In November of 2013, the Canada Revenue Agency (CRA) Charities
Directorate provided new resources on the process for updating and
changing information relating to a charity. This serves as an
important reminder to charities that keeping their records up to
date with government regulators, such as CRA or their applicable
corporate registry, is very important. Not only is it a legal
requirement, it is necessary in order to ensure that the charity
receives any relevant government notices – some of which may
require immediate action on the part of the organization.
The Charities Directorate can only discuss a charity's file
with the individuals who are listed on the file as representing the
charity. It is, therefore, important for the charity to have
the most recent and accurate information available on file with the
CRA for directors, trustees and other officials. This
information can be submitted with the charity's annual
registered charity information return. In addition, written
requests to add directors, trustees or other officials can be made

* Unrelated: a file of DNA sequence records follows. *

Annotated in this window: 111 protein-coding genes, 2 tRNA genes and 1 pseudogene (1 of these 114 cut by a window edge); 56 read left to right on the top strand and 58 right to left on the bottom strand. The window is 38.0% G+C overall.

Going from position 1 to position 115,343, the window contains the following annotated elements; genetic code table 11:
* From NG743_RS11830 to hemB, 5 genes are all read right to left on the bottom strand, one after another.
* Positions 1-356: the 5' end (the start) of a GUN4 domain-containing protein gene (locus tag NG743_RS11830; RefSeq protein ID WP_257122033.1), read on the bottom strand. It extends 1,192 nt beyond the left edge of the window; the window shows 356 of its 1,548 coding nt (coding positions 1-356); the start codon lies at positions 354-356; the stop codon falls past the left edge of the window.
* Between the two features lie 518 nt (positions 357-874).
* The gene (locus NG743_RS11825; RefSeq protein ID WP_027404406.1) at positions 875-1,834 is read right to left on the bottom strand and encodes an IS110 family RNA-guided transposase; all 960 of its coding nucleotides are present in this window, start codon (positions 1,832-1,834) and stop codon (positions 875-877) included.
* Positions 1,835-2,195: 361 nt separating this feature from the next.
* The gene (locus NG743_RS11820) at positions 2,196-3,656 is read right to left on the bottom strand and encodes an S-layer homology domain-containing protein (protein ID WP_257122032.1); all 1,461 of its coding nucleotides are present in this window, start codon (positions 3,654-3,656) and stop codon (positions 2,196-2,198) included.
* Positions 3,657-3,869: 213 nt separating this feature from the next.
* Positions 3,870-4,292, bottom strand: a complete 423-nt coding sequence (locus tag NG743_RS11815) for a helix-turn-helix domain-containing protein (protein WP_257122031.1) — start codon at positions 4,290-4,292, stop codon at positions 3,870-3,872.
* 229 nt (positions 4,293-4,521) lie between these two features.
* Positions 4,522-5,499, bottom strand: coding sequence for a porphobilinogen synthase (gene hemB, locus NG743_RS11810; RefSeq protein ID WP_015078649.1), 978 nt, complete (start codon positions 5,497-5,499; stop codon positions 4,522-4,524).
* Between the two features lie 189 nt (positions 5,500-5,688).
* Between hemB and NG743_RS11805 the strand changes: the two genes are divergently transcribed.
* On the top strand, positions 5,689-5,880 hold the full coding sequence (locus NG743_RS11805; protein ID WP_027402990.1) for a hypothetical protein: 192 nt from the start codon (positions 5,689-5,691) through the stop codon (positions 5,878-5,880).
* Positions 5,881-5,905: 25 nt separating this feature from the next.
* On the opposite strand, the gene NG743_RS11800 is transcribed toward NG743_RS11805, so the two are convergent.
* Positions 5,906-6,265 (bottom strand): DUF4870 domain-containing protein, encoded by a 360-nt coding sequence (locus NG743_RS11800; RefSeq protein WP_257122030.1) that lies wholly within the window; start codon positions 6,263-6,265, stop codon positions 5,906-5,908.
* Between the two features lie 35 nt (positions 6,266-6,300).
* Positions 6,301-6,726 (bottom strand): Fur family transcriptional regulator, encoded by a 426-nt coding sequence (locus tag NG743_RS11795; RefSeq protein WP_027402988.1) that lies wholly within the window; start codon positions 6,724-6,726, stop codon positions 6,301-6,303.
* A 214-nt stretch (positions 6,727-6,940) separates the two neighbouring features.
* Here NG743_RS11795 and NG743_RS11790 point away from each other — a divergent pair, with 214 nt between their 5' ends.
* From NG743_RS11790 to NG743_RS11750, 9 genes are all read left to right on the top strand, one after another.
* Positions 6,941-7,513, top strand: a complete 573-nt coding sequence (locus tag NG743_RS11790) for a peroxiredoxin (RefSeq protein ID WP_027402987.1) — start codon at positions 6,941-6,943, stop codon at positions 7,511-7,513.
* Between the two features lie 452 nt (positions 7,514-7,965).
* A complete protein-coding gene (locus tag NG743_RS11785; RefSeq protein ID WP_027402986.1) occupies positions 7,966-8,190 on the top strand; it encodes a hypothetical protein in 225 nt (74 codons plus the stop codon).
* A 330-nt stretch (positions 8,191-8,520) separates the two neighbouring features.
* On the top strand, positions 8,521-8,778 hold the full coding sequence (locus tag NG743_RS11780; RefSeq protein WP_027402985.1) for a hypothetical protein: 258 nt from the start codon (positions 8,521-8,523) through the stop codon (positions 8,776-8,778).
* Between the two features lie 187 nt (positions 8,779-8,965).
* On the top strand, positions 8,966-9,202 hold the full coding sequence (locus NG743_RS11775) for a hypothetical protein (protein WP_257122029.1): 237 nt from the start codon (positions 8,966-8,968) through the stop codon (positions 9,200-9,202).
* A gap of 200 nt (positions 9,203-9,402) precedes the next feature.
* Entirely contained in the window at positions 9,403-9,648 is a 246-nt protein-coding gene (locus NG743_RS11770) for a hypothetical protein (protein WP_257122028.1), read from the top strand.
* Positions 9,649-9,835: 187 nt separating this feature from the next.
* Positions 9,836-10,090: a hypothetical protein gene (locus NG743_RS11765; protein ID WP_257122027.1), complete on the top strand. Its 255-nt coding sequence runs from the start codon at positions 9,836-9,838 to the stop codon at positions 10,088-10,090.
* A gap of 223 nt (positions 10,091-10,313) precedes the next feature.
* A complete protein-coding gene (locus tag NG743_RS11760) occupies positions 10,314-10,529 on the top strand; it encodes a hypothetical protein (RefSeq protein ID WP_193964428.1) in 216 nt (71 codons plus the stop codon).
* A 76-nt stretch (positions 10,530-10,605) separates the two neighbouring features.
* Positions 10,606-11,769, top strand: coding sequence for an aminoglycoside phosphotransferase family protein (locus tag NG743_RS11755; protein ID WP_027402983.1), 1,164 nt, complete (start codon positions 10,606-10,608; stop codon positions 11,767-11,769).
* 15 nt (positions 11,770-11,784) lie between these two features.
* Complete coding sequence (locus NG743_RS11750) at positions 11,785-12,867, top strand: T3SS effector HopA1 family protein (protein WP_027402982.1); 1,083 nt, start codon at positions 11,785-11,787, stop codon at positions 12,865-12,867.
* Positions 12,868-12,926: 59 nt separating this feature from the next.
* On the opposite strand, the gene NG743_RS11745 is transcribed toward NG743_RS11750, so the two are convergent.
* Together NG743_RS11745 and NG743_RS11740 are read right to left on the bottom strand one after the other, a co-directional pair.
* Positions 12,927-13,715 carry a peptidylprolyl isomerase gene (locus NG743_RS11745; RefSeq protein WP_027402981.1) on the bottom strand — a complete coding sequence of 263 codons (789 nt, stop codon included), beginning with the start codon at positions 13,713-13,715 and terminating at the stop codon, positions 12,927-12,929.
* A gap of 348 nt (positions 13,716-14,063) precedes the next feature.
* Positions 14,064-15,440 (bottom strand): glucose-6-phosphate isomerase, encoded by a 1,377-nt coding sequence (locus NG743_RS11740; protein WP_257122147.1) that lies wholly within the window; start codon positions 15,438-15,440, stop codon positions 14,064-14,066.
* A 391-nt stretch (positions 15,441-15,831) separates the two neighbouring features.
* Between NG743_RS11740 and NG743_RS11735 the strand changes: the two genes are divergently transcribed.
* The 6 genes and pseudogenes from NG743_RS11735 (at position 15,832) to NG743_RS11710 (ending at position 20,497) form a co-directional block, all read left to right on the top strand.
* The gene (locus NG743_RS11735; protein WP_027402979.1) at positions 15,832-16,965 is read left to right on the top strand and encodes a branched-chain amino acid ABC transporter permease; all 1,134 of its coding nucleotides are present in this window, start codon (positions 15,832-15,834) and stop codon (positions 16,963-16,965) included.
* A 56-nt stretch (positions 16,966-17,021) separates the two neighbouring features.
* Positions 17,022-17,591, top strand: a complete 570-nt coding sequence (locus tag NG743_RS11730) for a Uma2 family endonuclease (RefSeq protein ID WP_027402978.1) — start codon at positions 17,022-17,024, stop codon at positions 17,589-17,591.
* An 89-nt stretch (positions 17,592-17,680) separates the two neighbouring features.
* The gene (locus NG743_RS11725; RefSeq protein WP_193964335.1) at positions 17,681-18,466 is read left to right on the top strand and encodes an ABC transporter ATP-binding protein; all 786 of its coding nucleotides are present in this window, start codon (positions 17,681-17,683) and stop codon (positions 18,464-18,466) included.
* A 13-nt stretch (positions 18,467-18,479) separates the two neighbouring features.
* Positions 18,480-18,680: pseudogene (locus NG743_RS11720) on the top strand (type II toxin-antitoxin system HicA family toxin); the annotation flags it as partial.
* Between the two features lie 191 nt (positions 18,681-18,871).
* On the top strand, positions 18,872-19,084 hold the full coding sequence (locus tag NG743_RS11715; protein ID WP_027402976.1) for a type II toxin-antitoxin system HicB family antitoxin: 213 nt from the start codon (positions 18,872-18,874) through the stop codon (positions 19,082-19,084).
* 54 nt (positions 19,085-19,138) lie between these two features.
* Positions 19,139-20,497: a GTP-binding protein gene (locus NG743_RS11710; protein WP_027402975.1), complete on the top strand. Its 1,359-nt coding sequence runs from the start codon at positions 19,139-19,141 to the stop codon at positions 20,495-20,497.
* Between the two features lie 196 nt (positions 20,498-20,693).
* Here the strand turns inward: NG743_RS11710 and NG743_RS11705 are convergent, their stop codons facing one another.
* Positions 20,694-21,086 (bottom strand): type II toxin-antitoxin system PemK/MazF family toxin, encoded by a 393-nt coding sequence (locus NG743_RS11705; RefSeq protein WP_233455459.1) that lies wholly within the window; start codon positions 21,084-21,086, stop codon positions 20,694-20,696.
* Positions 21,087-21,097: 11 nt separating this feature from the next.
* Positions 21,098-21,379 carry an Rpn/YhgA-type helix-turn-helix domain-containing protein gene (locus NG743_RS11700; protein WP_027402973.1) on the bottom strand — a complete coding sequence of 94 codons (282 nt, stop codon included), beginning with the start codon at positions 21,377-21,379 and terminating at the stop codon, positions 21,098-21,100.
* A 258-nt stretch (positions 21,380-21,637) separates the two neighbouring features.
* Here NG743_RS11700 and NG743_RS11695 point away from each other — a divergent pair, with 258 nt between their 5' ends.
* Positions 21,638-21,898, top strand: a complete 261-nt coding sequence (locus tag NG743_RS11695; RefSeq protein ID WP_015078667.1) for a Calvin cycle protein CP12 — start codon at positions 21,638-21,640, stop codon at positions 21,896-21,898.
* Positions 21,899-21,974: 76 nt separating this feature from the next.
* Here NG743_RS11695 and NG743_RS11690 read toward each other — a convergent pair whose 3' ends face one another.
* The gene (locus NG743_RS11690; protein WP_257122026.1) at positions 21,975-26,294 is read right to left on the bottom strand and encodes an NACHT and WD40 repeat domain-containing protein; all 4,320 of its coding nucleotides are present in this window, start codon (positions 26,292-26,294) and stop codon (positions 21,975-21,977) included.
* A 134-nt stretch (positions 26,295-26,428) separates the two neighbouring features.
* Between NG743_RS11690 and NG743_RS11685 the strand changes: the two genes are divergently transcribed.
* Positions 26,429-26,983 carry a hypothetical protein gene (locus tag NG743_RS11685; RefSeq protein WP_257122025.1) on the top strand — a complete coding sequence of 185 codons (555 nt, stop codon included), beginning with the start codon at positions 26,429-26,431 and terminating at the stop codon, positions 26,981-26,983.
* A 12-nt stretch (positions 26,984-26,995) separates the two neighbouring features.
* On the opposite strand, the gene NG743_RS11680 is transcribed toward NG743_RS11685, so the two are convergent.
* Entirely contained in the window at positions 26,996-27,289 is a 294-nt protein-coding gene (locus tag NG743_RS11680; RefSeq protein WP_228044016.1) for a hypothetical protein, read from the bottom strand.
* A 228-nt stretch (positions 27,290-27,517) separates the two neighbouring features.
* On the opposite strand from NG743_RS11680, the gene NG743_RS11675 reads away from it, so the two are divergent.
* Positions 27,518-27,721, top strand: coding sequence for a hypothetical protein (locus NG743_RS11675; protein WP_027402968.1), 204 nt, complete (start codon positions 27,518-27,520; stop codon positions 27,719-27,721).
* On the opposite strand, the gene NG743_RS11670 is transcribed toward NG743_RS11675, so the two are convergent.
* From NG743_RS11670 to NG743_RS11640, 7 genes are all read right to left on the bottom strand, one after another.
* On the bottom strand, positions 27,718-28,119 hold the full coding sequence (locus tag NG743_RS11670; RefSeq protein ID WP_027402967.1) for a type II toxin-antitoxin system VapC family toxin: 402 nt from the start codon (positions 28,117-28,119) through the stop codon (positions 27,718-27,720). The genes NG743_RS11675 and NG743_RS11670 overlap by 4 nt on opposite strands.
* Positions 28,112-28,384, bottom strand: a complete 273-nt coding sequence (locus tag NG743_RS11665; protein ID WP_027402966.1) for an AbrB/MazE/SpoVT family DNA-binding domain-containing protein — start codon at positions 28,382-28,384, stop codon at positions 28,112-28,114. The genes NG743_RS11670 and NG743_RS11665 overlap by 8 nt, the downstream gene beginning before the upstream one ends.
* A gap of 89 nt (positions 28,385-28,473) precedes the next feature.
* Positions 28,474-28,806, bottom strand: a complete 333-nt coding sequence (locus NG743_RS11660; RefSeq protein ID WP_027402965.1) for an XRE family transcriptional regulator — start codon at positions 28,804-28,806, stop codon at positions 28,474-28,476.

during the fiscal period. The CRA should also be informed in
writing if a director, trustee or official no longer represents the
charity. The Charities Directorate also requires a
consent form from a charity authorizing a representative to
communicate with the CRA for charity-related matters.
Incorporated charities are also required to maintain up to date
records with their corporate registry. This is done by filing
accurate annual corporate returns each year, and by filing
appropriate notices of change when necessary.
Keeping your information up to date is particularly important
for organizations that are federally incorporated and filing
articles of continuance with Industry Canada pursuant to the Canada
Not-for-Profit Corporations Act. Any notices related to
continuances will be sent to the corporation based on the address
that is on file. If that information is not up to date, then
organizations risk missing important information from Industry
The content of this article is intended to provide a general
guide to the subject matter. Specialist advice should be sought
about your specific circumstances.
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Under the Income Tax Act, the Employment Insurance Act, and the Excise Tax Act, a director of a corporation is jointly and severally liable for a corporation's failure to deduct and remit source deductions or GST.
Under the Income Tax Act, the Employment Insurance Act, the Canada Pension Plan Act and the Excise Tax Act, a director of a corporation is jointly and severally liable for a corporation's failure to deduct and remit source deductions.
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